The Fifth Element #52
A CD receiver is a single chassis comprising a CD or DVD player, a terrestrial radio tuner (often AM/FM, but usually only FM), a preamplifier, and a power amplifier, all operated by a single remote control. All you need to provide are speaker cables and speakers, and you're in business (footnote 1).
My self-imposed goals, which remain the same, are ambitious: I not only want to find a system or systems that a music lover can derive musical pleasure from, I also want to find a system that I can heartily recommend on the basis of "buy it once and buy it right"in other words, a system that can fulfill the promise of long-term enrapturement.
As this and the next column will reveal, I think I've been more successful at meeting my first goal. It's possible that I may have set myself the task of designing a square circle: spend half the money or less than on the last system I put together, yet have it still be a buy-it-once-and-buy-it-right system that lets you get off the audio merry-go-round. Although this time the laws of physics, psychoacoustics, economics, and perhaps even human nature just might be against me, there are still lots of very worthwhile products out there. Here are a few.
Carat I57 CD receiver
If the appearance of Primare's DVDI10 (see later) can be called Scandinavian Contemporary, then perhaps the I57 ($1995) from Carat, a division of the French firm InoVadis, can be described as Early Franco-Sino Dork. And the Carat's ergonomics are, shall we say, vive la différence? Those who have owned a Citroën or a Peugeot may get a nostalgic twinge or two. With the Primare, as you increase the volume, the indicator numerals increase. With the Carat, as things get louder, the numbers decrease. It's kind of like putting the horn button on the end of the turn-signal stalk. Indeed, the Carat's joystick CD-function controller is a bit like that: to get it to eject a disc, you push the joystick straight in.
The 50Wpc Carat is of standard component size and proportions, with a front-loading CD tray on the right side of its front panel. The styling is overall black, with touches of blue, green, silver, and gray. That the front panel appears to be of some sort of clear acrylic with a black background, and that the illuminated control legends are ultramarine blue, and the display readouts for track and time are green, might make the cynic suspect that a meeting ended with some Big Cheese saying, "Okay, you can go for the McIntosh Laboratory Tribute look, but don't spend a lot on it."
Carat's website is a bit bling-bling; I gather the Photoshopped images of big diamonds dropped here and there are clues to the origins of the line's name (which I pronounce to rhyme with hurrah rather than carrot). "Carat" appears in muted-gray caps 1" high on the top panel, which also holds two rows of ventilation slots.
From left to right, the front panel has an On switch (actually a standby switch; the master power switch is on the rear); a ¼" headphone jack; the display window, below it a 1/8" MP3 player jack; the Function button; a large, silver, centrally mounted volume-control and selector knob; the CD joystick controller; and the disc drawer.
The Carat logo appears in muted gray above the volume-control knob; "I57" appears in the front panel's upper-right corner, and above the disc drawer, a gray HDCD logo lights up blue when an HDCD-encoded CD is played. The Function button allows the volume control to select sources and also enables adjustment of bass, treble, and balance.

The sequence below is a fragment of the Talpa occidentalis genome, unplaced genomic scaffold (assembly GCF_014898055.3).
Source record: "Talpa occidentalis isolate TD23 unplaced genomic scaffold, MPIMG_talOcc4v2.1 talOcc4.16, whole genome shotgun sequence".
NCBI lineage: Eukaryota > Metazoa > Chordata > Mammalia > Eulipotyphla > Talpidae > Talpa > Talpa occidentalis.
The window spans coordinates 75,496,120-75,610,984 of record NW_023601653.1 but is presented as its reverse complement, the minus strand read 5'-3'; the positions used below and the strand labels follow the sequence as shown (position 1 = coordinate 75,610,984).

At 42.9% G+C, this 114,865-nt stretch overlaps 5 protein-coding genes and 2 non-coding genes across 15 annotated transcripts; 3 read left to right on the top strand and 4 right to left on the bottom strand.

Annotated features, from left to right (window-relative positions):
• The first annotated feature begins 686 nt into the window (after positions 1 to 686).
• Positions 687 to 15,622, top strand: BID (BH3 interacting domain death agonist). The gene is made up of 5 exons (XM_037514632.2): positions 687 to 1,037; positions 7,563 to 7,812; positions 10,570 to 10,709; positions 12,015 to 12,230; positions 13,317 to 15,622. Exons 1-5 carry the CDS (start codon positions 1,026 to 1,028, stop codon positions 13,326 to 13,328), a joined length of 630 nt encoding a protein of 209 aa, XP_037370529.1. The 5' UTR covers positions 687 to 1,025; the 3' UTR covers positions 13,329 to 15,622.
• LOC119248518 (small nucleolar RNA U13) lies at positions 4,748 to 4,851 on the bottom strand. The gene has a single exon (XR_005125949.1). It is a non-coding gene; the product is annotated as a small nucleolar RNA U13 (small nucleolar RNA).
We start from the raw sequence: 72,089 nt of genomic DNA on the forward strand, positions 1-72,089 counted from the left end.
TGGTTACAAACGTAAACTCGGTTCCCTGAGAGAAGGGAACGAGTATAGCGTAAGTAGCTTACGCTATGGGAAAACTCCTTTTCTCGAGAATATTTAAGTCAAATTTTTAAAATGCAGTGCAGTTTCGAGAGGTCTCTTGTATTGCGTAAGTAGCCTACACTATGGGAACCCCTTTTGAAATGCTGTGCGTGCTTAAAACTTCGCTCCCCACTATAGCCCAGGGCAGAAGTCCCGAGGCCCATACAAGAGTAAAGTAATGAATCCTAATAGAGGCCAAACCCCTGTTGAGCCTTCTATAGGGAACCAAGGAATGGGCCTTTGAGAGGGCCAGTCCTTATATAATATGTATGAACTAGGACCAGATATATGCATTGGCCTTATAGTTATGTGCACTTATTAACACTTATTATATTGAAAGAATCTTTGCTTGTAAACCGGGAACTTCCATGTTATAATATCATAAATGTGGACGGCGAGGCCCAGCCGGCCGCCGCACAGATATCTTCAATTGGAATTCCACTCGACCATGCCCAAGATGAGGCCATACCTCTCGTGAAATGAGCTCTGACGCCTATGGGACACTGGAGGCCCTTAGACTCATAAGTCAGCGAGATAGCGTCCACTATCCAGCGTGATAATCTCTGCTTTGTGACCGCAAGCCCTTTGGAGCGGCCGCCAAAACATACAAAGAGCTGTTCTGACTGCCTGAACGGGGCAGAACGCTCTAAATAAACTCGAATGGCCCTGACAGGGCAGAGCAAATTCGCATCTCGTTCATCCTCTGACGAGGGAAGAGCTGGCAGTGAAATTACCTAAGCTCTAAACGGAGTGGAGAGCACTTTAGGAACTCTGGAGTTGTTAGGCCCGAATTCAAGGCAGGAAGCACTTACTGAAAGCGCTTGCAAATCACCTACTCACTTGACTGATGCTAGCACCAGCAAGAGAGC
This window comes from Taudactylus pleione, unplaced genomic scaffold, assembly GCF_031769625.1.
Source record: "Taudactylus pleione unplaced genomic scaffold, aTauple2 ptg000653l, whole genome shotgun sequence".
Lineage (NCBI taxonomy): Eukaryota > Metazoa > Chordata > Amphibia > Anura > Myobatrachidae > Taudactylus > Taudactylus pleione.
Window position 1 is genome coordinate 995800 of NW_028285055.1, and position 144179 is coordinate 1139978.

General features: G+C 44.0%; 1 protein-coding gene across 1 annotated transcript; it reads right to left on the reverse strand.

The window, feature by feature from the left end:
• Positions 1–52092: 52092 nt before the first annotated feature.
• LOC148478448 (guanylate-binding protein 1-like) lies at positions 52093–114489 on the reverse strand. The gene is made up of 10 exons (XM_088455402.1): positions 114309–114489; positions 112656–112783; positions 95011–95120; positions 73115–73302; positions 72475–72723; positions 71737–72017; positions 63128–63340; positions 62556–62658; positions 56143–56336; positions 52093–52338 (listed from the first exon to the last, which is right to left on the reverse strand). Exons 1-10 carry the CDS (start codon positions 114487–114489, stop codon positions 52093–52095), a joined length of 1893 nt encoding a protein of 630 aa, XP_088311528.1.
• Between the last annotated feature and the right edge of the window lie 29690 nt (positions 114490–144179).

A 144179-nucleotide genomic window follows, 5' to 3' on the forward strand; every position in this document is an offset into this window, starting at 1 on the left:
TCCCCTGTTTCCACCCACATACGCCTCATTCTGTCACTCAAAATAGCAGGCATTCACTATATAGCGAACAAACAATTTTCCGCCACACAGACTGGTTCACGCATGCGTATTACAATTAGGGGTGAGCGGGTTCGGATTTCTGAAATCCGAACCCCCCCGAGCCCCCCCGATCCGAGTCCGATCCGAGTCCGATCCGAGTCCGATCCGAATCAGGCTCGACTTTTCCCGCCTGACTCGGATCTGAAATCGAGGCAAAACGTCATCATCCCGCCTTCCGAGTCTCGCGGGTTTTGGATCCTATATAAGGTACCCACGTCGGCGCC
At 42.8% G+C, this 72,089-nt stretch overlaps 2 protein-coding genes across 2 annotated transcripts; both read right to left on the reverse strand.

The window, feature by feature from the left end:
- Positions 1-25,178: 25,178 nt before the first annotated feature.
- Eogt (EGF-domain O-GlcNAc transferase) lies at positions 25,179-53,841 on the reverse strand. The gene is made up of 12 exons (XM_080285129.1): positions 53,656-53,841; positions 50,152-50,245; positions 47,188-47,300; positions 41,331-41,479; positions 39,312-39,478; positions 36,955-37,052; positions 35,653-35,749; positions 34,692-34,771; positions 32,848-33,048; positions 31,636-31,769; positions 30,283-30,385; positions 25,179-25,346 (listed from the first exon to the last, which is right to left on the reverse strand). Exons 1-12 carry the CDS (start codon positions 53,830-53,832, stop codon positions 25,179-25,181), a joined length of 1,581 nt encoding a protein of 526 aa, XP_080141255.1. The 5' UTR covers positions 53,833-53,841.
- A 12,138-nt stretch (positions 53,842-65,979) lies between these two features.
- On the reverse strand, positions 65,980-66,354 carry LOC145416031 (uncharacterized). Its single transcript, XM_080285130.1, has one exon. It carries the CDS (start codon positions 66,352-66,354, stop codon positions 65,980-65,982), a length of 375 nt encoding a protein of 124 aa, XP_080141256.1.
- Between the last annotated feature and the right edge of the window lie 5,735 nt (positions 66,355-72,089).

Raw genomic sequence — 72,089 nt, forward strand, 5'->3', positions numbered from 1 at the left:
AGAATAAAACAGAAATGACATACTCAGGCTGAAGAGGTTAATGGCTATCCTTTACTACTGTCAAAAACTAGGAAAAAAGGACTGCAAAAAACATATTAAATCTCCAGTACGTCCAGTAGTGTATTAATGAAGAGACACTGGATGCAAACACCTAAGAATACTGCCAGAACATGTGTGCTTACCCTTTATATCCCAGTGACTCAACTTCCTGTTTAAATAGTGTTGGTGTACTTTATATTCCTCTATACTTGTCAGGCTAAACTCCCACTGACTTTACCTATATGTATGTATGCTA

The rear panel has good- but not boutique-quality EC-compliant speaker binding posts, the master power switch and power-cord inlet, stereo RCA outputs for preamp and record out, and stereo inputs for TV, Aux, and Tape. The plasticky remote control is, as far as I can tell, identical to the one that comes with Music Hall's Trio CD receiver. Packing materials and owner's manual were adequate but not exemplary. All listening was done with GutWire's B16 power cord and Cardas's Neutral Reference speaker cables.
The Carat sounded quite "analog": coherent and continuous, and a little bit on the warm side. Its strong suit was tone; its dynamics were a touch restrained. Putting a few John Marks Records HDCD-encoded CDs in the I57 triggered feelings of rueful chagrin that such a good format as HDCD (mangled metaphor alert) was eclipsed by the false dawnsat least as far as the mainstream market is concernedof SACD and DVD-Audio.
That the I57 bothers with HDCD at all is a tribute to its audiophile origins and aspirations. The D/A converter chips in question are Burr-Brown PCM1732s, running at 24-bit/96kHz. I don't know how much credit they should get for the I57's engaging sound, but of the six or so one-box CD receivers I auditioned during this hunt, the Carat I57 is, in terms of sound quality, the winner by a nosenot head and shoulders, but a large nose nonetheless.
The Carat's ergonomics weren't bad at all. I like the intuitive feel of a volume-control knob, but I got used to the shifty feel of the joystick. The I57's looks are a bit busy for my taste, but aren't a deal-breaker. An all-around good show, and $$$ for excellent value for money.
Primare Systems DVDI10 DVD receiver
Primare's drop-dead-gorgeous DVDI10 caught my eye some time ago, in its previous CD guise. I requested a review sample, but was informed that because the CD version would soon be replaced by a DVD-based edition that would also have an entirely new amplifier section, I'd just have to wait for the new model. So I did.
Footnote 1: SACD playback is almost unknown in CD and DVD receivers; the only exception I'm aware of is Integra's DSR-4.8, a review sample of which should be on its way to me. Similarly, satellite radio seems to be missing in action in CDreceiverLand.